Chapter

The Revival of Activism (1924–1926)

Kevin Passmore

in The Right in France from the Third Republic to Vichy

Published in print November 2012 | ISBN: 9780199658206
Published online January 2013 | e-ISBN: 9780191745034 | DOI: http://dx.doi.org/10.1093/acprof:oso/9780199658206.003.0010
The Revival of Activism (1924–1926)

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The revival of conservative activism was evident in the emergence of the anti-parliamentary leagues, the Jeunesses patriotes and Faisceau, the mobilization of Catholics in the FNC, and the creation of a Christian Democrat party, the PDP. Re-organization was rooted in an internal crisis of conservatism, the emergence of peasant activism, the growth of Catholic trade unionism, and the radicalization of the regionalist movement. The Right and the leagues were ambiguous in their relationship with each other, for the leagues represented both hostility to the Cartel and to the perceived failures of the Bloc. The leagues selectively admired Fascism, while drawing from Nationalism, Bonapartism, and royalism as well as organizationalism, the veteran movement, and women's groups. Meanwhile, some centrists admired aspects of the Cartel's policies. They saw a means to achieve organization on a European scale, and were prepared to make some concessions to social democracy.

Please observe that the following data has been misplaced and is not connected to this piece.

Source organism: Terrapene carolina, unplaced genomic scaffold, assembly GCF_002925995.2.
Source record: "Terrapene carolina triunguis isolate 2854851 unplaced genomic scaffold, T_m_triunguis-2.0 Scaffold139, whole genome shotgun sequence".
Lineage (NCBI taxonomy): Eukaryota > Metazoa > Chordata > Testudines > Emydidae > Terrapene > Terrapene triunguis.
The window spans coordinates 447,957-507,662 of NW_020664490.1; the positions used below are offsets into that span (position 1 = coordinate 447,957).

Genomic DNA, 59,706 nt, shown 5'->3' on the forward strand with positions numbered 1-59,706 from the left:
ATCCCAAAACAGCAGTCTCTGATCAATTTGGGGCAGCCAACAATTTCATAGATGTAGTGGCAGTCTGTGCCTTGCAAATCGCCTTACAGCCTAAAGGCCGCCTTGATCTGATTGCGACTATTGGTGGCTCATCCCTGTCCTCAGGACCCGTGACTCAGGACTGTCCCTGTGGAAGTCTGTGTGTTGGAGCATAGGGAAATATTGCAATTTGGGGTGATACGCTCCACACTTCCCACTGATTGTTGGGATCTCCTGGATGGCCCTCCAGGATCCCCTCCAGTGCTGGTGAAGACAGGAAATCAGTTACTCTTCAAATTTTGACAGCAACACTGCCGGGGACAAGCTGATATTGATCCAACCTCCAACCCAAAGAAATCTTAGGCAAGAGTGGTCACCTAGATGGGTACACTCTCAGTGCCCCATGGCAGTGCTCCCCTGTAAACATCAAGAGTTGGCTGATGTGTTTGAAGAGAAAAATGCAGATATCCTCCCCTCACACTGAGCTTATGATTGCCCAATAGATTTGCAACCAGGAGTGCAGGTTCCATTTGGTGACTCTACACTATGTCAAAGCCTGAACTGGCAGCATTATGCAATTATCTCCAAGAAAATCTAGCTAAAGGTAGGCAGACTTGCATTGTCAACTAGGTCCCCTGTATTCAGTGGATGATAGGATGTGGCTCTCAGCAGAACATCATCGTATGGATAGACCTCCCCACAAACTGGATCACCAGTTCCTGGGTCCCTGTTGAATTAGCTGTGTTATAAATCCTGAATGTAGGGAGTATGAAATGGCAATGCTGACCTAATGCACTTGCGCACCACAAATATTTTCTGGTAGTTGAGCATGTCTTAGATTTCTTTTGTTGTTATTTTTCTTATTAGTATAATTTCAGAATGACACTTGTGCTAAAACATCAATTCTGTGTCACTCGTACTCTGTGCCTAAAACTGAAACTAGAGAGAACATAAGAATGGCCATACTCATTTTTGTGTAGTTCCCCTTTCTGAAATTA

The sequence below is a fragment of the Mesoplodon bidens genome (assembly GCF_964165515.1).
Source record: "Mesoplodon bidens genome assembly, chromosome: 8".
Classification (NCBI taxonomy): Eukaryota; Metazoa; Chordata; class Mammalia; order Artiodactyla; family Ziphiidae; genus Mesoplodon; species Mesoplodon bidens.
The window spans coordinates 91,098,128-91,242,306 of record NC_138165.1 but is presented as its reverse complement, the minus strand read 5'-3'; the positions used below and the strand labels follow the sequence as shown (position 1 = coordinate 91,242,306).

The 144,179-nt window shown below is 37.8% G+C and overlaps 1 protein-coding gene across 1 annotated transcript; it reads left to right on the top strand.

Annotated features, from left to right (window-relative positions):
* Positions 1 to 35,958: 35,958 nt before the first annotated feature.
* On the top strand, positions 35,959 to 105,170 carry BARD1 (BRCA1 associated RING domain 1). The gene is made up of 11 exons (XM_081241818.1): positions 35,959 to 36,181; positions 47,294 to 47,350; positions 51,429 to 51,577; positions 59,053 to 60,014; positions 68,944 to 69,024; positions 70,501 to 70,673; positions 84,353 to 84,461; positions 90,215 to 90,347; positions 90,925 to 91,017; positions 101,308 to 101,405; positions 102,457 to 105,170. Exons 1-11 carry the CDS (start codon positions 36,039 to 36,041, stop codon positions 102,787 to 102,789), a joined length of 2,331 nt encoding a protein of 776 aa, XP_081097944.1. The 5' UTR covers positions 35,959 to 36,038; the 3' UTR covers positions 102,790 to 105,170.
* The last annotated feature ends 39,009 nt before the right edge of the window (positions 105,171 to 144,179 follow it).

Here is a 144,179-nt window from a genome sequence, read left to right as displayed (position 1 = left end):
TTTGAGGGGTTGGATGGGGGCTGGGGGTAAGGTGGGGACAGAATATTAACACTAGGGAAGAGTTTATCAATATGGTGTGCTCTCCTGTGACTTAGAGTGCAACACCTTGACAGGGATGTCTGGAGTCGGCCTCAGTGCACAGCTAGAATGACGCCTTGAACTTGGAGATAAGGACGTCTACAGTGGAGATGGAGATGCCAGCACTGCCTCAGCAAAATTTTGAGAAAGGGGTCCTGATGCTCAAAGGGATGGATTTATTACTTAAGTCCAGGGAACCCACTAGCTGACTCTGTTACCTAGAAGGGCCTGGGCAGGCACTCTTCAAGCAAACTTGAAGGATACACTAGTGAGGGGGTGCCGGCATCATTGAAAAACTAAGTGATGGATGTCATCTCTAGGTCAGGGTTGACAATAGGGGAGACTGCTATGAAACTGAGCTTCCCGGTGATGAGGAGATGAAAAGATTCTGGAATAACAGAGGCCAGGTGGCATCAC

Keywords: Jeunesses Patriotes; Faisceau; Cartel des Gauches; Poincaré; Millerand; Taittinger; Valois

Chapter.  13747 words. 

Subjects: Modern History (1700 to 1945)

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